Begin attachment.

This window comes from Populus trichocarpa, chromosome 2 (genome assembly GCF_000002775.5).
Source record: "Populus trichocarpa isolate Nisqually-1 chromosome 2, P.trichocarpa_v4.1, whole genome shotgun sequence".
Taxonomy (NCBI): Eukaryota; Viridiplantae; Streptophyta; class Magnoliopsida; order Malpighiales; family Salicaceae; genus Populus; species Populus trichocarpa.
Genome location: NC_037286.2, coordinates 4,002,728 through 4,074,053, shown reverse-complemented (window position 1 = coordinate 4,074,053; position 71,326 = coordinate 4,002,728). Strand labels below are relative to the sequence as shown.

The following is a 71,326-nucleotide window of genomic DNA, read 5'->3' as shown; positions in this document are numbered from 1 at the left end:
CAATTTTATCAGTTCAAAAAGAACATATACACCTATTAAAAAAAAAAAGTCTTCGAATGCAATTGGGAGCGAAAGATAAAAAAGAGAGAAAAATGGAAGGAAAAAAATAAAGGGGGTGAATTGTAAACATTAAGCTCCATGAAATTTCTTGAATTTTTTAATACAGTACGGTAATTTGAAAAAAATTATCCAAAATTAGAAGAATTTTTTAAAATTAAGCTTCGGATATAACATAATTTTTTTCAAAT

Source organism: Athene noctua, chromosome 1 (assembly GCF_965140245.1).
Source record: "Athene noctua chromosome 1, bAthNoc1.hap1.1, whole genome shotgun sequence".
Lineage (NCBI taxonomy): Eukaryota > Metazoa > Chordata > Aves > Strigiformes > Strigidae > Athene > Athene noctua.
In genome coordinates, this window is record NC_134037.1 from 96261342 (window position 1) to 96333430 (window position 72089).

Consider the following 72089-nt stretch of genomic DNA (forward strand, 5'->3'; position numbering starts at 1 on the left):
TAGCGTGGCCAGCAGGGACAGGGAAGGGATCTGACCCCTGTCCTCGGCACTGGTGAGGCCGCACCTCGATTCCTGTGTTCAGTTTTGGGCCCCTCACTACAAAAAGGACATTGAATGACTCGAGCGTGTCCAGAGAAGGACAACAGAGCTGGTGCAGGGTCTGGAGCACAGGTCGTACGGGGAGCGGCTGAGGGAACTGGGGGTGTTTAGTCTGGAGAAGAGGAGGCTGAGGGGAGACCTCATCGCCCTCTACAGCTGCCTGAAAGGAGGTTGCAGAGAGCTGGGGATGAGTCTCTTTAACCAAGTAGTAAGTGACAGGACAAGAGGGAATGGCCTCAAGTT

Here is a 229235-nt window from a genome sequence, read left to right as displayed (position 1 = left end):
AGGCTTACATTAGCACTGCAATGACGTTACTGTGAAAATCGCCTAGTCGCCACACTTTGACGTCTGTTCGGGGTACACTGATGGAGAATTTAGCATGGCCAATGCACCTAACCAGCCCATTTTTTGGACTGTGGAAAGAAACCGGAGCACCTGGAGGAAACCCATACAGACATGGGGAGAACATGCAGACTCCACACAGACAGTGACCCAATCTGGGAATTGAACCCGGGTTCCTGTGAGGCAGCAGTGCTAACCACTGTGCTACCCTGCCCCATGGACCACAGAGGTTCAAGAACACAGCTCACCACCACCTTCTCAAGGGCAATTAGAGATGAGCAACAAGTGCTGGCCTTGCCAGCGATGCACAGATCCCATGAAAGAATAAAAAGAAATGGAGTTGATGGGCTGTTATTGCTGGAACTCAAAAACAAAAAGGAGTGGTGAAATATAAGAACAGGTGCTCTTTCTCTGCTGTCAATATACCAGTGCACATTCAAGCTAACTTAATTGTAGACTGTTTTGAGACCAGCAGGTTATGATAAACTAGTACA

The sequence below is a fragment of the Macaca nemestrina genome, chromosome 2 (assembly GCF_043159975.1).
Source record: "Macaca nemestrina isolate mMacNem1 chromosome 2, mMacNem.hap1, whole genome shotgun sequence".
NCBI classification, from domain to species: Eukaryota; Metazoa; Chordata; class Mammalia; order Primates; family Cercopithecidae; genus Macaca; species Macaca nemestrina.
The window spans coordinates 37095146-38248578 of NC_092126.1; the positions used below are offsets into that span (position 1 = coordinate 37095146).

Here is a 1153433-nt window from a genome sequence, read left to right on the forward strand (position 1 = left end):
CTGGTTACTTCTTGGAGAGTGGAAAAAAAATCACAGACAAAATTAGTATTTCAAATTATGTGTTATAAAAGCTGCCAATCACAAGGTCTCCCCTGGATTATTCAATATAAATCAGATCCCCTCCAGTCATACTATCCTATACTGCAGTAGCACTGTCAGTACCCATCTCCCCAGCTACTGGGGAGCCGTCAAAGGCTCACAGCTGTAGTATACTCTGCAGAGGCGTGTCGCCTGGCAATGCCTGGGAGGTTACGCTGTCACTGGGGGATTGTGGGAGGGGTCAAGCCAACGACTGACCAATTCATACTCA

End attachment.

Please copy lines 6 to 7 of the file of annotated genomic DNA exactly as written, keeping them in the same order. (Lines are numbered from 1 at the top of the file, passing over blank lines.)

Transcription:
CAATTTTATCAGTTCAAAAAGAACATATACACCTATTAAAAAAAAAAAGTCTTCGAATGCAATTGGGAGCGAAAGATAAAAAAGAGAGAAAAATGGAAGGAAAAAAATAAAGGGGGTGAATTGTAAACATTAAGCTCCATGAAATTTCTTGAATTTTTTAATACAGTACGGTAATTTGAAAAAAATTATCCAAAATTAGAAGAATTTTTTAAAATTAAGCTTCGGATATAACATAATTTTTTTCAAAT

Source organism: Athene noctua, chromosome 1 (assembly GCF_965140245.1).